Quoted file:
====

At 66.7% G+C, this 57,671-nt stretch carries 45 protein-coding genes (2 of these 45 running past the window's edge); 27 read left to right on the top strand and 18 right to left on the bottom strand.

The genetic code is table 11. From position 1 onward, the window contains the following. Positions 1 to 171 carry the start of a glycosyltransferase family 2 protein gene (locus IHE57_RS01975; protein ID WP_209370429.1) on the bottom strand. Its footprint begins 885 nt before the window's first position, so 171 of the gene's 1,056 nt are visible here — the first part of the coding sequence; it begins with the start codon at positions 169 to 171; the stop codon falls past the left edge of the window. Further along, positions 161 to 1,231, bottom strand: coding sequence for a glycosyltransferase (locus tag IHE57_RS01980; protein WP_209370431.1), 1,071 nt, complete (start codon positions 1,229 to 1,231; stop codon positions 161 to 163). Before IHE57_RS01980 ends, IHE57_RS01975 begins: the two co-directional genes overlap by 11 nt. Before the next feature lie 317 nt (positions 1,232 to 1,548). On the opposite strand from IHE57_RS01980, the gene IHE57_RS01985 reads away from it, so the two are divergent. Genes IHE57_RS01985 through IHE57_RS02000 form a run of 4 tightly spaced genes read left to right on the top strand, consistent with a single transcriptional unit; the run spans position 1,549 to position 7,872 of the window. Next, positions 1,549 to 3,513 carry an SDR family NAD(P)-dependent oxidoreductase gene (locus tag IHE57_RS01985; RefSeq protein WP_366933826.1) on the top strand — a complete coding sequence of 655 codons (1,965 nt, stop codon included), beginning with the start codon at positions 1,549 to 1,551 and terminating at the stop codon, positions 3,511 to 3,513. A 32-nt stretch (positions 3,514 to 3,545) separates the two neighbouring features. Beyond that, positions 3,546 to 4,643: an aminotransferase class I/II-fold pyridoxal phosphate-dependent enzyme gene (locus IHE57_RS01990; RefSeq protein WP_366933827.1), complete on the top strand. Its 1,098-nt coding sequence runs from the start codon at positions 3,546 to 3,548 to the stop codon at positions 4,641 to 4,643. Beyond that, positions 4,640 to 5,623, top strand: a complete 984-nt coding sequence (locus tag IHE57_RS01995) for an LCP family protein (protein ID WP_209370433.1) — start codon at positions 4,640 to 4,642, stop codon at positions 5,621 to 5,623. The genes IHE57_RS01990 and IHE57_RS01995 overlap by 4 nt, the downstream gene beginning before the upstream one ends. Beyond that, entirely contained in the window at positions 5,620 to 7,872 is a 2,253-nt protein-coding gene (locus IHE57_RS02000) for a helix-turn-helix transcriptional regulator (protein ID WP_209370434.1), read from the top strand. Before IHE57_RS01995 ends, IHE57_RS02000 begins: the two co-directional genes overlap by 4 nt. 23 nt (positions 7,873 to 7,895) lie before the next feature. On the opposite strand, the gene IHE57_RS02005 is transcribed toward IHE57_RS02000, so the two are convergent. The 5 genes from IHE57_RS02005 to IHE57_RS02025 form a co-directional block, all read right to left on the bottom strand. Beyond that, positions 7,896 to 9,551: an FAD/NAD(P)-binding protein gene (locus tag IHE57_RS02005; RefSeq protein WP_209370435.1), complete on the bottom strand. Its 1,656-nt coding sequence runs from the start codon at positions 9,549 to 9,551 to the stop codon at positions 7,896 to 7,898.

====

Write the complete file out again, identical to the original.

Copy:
At 66.7% G+C, this 57,671-nt stretch carries 45 protein-coding genes (2 of these 45 running past the window's edge); 27 read left to right on the top strand and 18 right to left on the bottom strand.

The genetic code is table 11. From position 1 onward, the window contains the following. Positions 1 to 171 carry the start of a glycosyltransferase family 2 protein gene (locus IHE57_RS01975; protein ID WP_209370429.1) on the bottom strand. Its footprint begins 885 nt before the window's first position, so 171 of the gene's 1,056 nt are visible here — the first part of the coding sequence; it begins with the start codon at positions 169 to 171; the stop codon falls past the left edge of the window. Further along, positions 161 to 1,231, bottom strand: coding sequence for a glycosyltransferase (locus tag IHE57_RS01980; protein WP_209370431.1), 1,071 nt, complete (start codon positions 1,229 to 1,231; stop codon positions 161 to 163). Before IHE57_RS01980 ends, IHE57_RS01975 begins: the two co-directional genes overlap by 11 nt. Before the next feature lie 317 nt (positions 1,232 to 1,548). On the opposite strand from IHE57_RS01980, the gene IHE57_RS01985 reads away from it, so the two are divergent. Genes IHE57_RS01985 through IHE57_RS02000 form a run of 4 tightly spaced genes read left to right on the top strand, consistent with a single transcriptional unit; the run spans position 1,549 to position 7,872 of the window. Next, positions 1,549 to 3,513 carry an SDR family NAD(P)-dependent oxidoreductase gene (locus tag IHE57_RS01985; RefSeq protein WP_366933826.1) on the top strand — a complete coding sequence of 655 codons (1,965 nt, stop codon included), beginning with the start codon at positions 1,549 to 1,551 and terminating at the stop codon, positions 3,511 to 3,513. A 32-nt stretch (positions 3,514 to 3,545) separates the two neighbouring features. Beyond that, positions 3,546 to 4,643: an aminotransferase class I/II-fold pyridoxal phosphate-dependent enzyme gene (locus IHE57_RS01990; RefSeq protein WP_366933827.1), complete on the top strand. Its 1,098-nt coding sequence runs from the start codon at positions 3,546 to 3,548 to the stop codon at positions 4,641 to 4,643. Beyond that, positions 4,640 to 5,623, top strand: a complete 984-nt coding sequence (locus tag IHE57_RS01995) for an LCP family protein (protein ID WP_209370433.1) — start codon at positions 4,640 to 4,642, stop codon at positions 5,621 to 5,623. The genes IHE57_RS01990 and IHE57_RS01995 overlap by 4 nt, the downstream gene beginning before the upstream one ends. Beyond that, entirely contained in the window at positions 5,620 to 7,872 is a 2,253-nt protein-coding gene (locus IHE57_RS02000) for a helix-turn-helix transcriptional regulator (protein ID WP_209370434.1), read from the top strand. Before IHE57_RS01995 ends, IHE57_RS02000 begins: the two co-directional genes overlap by 4 nt. 23 nt (positions 7,873 to 7,895) lie before the next feature. On the opposite strand, the gene IHE57_RS02005 is transcribed toward IHE57_RS02000, so the two are convergent. The 5 genes from IHE57_RS02005 to IHE57_RS02025 form a co-directional block, all read right to left on the bottom strand. Beyond that, positions 7,896 to 9,551: an FAD/NAD(P)-binding protein gene (locus tag IHE57_RS02005; RefSeq protein WP_209370435.1), complete on the bottom strand. Its 1,656-nt coding sequence runs from the start codon at positions 9,549 to 9,551 to the stop codon at positions 7,896 to 7,898.